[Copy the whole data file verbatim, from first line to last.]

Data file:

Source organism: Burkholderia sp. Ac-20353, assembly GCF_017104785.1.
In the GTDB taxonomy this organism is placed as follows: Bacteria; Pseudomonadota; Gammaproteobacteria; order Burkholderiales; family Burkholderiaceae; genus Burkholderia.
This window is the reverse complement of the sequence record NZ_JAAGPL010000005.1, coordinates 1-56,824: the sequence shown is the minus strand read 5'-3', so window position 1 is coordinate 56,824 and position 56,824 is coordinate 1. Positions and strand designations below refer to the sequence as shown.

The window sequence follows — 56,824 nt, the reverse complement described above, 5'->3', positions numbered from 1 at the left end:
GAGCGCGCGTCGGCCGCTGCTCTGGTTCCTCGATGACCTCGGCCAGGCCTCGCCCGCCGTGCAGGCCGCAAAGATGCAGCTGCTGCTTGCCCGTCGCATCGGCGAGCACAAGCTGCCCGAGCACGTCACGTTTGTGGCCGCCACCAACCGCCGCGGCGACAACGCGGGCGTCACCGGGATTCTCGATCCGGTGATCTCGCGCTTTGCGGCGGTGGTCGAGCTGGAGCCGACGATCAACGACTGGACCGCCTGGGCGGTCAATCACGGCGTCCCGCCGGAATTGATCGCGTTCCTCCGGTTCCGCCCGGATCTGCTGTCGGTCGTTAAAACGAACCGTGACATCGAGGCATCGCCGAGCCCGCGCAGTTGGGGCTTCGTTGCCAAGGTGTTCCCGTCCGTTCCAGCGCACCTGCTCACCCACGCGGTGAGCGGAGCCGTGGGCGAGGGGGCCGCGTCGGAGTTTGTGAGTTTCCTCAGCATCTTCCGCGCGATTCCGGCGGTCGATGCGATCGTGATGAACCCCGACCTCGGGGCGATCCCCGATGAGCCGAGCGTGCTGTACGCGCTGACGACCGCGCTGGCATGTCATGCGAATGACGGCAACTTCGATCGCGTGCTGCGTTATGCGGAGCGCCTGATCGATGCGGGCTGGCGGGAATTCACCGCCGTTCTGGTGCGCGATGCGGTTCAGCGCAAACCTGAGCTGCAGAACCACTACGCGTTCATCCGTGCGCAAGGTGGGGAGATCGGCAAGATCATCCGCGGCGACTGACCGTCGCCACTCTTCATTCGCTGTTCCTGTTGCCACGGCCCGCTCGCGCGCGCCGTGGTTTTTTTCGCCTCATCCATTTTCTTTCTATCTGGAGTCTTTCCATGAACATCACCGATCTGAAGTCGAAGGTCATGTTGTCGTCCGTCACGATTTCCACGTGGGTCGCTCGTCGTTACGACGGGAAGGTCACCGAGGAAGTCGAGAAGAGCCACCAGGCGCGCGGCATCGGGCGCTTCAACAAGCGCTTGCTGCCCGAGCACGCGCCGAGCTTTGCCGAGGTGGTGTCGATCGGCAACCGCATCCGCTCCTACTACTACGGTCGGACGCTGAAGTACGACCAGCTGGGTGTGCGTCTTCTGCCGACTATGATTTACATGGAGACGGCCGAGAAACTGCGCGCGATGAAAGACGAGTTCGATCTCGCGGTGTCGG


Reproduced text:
Source organism: Burkholderia sp. Ac-20353, assembly GCF_017104785.1.
In the GTDB taxonomy this organism is placed as follows: Bacteria; Pseudomonadota; Gammaproteobacteria; order Burkholderiales; family Burkholderiaceae; genus Burkholderia.
This window is the reverse complement of the sequence record NZ_JAAGPL010000005.1, coordinates 1-56,824: the sequence shown is the minus strand read 5'-3', so window position 1 is coordinate 56,824 and position 56,824 is coordinate 1. Positions and strand designations below refer to the sequence as shown.

The window sequence follows — 56,824 nt, the reverse complement described above, 5'->3', positions numbered from 1 at the left end:
GAGCGCGCGTCGGCCGCTGCTCTGGTTCCTCGATGACCTCGGCCAGGCCTCGCCCGCCGTGCAGGCCGCAAAGATGCAGCTGCTGCTTGCCCGTCGCATCGGCGAGCACAAGCTGCCCGAGCACGTCACGTTTGTGGCCGCCACCAACCGCCGCGGCGACAACGCGGGCGTCACCGGGATTCTCGATCCGGTGATCTCGCGCTTTGCGGCGGTGGTCGAGCTGGAGCCGACGATCAACGACTGGACCGCCTGGGCGGTCAATCACGGCGTCCCGCCGGAATTGATCGCGTTCCTCCGGTTCCGCCCGGATCTGCTGTCGGTCGTTAAAACGAACCGTGACATCGAGGCATCGCCGAGCCCGCGCAGTTGGGGCTTCGTTGCCAAGGTGTTCCCGTCCGTTCCAGCGCACCTGCTCACCCACGCGGTGAGCGGAGCCGTGGGCGAGGGGGCCGCGTCGGAGTTTGTGAGTTTCCTCAGCATCTTCCGCGCGATTCCGGCGGTCGATGCGATCGTGATGAACCCCGACCTCGGGGCGATCCCCGATGAGCCGAGCGTGCTGTACGCGCTGACGACCGCGCTGGCATGTCATGCGAATGACGGCAACTTCGATCGCGTGCTGCGTTATGCGGAGCGCCTGATCGATGCGGGCTGGCGGGAATTCACCGCCGTTCTGGTGCGCGATGCGGTTCAGCGCAAACCTGAGCTGCAGAACCACTACGCGTTCATCCGTGCGCAAGGTGGGGAGATCGGCAAGATCATCCGCGGCGACTGACCGTCGCCACTCTTCATTCGCTGTTCCTGTTGCCACGGCCCGCTCGCGCGCGCCGTGGTTTTTTTCGCCTCATCCATTTTCTTTCTATCTGGAGTCTTTCCATGAACATCACCGATCTGAAGTCGAAGGTCATGTTGTCGTCCGTCACGATTTCCACGTGGGTCGCTCGTCGTTACGACGGGAAGGTCACCGAGGAAGTCGAGAAGAGCCACCAGGCGCGCGGCATCGGGCGCTTCAACAAGCGCTTGCTGCCCGAGCACGCGCCGAGCTTTGCCGAGGTGGTGTCGATCGGCAACCGCATCCGCTCCTACTACTACGGTCGGACGCTGAAGTACGACCAGCTGGGTGTGCGTCTTCTGCCGACTATGATTTACATGGAGACGGCCGAGAAACTGCGCGCGATGAAAGACGAGTTCGATCTCGCGGTGTCGG